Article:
“The local inhabitants can fairly be said to have a statutory right to use land which has been “appropriated” for lawful sports and pastimes because the local authority, having exercised its statutory powers to make the land available to the public for that purpose, is under a public law duty to use the land for that purpose until such time as it is formally appropriated to some other statutory purpose under section 122, or in the case of a recreation ground provided and maintained under Housing Act powers (now section 12 of the 1985 Act), a formal ion is taken that it shall be used for some other housing purpose.”Conclusion
The local inhabitants had not therefore indulged in lawful sports and pastimes on the field “as of right”.
Appropriation for public recreation
R (on the application of Stephen Malpass) v Durham County Council
 EWHC 1934 (Admin)
A refusal to register land as a town and village green had been based on flawed reasoning of an inspector that the use by locals had not been “as of right” due to implied permission.
An application was made by M to register 12 acres of public recreation land as a town or village green (TVG), under s15 of the Commons Act 2006. The land was owned by the local authority (L), which wanted to use it in connection with the construction of a new academy on a contiguous site.
The application was refused by the local authority after accepting the recommendation of an inspector following a non-statutory public inquiry. The inspector held that, although all of the other pre-conditions for registration had been satisfied, M had not demonstrated that the user had been “as of right”, as required by s15(2)(a) of the Commons Act 2006.
This was because the user had been with the express or implied permission of L, by reason of the playing fields having been appropriated for the purpose of public recreation, that rendered the use of the land as being by permission and not “as of right”. The inspector held that the land was the subject of a statutory trust under either section 10 of the Open Spaces Act 1906 or the Public Health Act 1875 as confirmed, clarified or recorded by L under a Deed of 1964.
M sought a judicial review of the refusal to register the TVG on the ground that the decision took into account an immaterial consideration or an error of law in that the 1964 Deed was treated as an appropriation and/or it was concluded that no appropriation was required to apply the provisions of the 1906 Act.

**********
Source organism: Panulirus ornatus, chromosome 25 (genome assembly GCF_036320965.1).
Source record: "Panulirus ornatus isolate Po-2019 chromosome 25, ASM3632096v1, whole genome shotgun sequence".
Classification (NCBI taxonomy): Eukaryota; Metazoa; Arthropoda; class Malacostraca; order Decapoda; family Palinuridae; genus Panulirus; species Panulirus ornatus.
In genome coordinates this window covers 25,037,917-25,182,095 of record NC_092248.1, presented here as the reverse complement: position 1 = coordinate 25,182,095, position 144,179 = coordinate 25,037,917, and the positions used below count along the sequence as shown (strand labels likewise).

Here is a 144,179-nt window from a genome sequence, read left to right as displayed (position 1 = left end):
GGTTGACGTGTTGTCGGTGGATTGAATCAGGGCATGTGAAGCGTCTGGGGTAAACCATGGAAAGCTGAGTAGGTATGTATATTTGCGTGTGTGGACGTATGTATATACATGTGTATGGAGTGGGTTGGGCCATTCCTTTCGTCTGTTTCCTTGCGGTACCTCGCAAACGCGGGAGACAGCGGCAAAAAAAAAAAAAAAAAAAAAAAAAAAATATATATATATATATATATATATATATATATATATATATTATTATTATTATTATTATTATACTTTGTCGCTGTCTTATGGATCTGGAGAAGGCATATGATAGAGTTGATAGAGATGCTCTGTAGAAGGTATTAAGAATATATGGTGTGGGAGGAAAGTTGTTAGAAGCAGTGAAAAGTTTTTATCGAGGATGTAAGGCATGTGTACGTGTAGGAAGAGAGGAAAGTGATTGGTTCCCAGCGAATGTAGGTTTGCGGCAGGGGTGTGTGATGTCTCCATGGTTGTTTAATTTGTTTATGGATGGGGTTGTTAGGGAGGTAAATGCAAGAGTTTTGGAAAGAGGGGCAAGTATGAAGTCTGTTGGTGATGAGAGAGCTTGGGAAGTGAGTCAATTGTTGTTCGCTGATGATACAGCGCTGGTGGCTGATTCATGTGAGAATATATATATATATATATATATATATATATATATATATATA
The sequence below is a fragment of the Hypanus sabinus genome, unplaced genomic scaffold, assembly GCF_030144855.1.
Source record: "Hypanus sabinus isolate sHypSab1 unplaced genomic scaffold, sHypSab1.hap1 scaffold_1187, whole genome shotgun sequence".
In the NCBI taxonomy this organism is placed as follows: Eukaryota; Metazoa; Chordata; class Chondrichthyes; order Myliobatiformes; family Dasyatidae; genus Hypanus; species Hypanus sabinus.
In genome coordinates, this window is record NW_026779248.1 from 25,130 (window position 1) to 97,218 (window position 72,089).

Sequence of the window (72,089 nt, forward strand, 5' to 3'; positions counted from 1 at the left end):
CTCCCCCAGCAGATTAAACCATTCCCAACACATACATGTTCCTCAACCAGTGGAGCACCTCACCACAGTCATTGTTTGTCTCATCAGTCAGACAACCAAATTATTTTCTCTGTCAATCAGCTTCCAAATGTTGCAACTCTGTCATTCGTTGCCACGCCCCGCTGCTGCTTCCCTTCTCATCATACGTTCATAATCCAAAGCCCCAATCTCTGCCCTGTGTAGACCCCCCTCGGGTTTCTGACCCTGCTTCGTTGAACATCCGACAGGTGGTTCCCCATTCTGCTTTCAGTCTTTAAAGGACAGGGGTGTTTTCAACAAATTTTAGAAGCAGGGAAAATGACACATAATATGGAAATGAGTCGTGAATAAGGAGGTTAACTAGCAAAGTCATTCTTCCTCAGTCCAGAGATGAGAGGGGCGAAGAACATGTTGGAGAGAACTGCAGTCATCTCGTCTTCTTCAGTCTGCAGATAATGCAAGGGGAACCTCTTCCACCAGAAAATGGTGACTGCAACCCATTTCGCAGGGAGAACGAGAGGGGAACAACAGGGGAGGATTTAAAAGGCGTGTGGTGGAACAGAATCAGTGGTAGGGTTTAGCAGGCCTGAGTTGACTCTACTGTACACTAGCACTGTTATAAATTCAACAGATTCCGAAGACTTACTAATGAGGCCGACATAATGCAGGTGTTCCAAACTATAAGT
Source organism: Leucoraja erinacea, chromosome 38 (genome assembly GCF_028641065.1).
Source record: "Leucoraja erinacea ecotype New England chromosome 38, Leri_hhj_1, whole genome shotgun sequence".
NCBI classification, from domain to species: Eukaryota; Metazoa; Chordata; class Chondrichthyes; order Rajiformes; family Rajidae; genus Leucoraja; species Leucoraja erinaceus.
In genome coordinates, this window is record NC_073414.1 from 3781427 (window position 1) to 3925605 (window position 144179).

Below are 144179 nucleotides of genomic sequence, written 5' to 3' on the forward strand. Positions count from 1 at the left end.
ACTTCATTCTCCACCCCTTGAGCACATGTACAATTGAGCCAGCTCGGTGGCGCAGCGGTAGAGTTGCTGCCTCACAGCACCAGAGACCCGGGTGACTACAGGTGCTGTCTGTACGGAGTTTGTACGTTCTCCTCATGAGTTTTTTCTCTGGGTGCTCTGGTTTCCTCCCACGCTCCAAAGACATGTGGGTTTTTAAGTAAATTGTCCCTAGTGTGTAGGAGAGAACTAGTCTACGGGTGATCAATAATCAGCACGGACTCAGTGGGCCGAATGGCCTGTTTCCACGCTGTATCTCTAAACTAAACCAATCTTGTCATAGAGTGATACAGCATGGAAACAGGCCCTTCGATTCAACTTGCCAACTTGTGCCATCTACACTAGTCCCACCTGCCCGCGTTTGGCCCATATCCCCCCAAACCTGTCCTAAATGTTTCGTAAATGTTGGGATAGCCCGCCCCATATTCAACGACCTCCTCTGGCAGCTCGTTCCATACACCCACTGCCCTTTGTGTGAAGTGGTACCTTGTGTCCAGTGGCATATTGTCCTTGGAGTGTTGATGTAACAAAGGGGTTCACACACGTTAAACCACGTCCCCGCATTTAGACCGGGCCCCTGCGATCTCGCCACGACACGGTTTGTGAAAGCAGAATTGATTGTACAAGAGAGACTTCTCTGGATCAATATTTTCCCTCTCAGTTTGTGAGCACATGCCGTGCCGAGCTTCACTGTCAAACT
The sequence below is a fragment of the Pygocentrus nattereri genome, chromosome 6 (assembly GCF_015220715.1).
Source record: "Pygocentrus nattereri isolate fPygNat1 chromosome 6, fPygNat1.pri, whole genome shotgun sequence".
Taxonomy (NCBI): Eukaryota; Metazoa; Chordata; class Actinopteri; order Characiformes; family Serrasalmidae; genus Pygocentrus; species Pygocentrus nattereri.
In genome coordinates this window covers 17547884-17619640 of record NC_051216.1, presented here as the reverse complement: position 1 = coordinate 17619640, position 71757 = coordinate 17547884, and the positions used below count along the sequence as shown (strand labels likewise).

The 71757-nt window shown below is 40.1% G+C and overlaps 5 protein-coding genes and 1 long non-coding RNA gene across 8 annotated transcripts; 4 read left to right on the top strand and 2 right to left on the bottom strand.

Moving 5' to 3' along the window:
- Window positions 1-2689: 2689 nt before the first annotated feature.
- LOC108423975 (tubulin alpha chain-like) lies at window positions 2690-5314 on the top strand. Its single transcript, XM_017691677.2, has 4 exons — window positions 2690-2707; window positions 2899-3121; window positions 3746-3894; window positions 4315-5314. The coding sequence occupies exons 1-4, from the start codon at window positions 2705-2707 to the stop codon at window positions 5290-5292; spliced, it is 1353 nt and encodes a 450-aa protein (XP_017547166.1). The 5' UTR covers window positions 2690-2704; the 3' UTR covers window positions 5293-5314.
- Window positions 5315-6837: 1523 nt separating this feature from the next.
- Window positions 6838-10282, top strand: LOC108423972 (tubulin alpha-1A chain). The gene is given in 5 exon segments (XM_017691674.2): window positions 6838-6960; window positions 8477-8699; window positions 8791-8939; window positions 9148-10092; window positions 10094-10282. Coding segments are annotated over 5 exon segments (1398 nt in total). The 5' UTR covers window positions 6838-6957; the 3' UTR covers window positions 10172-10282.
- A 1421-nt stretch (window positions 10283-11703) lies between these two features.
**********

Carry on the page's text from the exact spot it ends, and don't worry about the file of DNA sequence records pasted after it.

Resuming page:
The High Court found for M. The conveyance of the land to L in 1936 did not adequately state under what power or authority the land was acquired or held: it simply recited that the land was required by L for purposes for which they are authorised by statute to acquire land.
In the absence of a formal or lawful appropriation, once land was acquired for one purpose it could not, broadly, be used for another purpose. There was no evidence of an express appropriation of the land for recreational purposes and the 1964 Deed was incapable of amounting to an informal appropriation. Therefore the necessary formalities had not been complied with for the land to be held on statutory trusts for public recreation.
In the circumstances the Judge remitted the application to the local authority for it to consider the matter afresh in the light of the judgment.
The point of principle that emerges from this decision is that if the land had indeed been held for the purposes of s10 of the 1906 Act or under s164 of the 1875 Act then it would have been held on statutory trusts for public recreation and the public’s use would have been “by right” not “as of right” and registration as a green would have been rightly refused. But in the particular case there was insufficient evidence of the land being held for such purposes.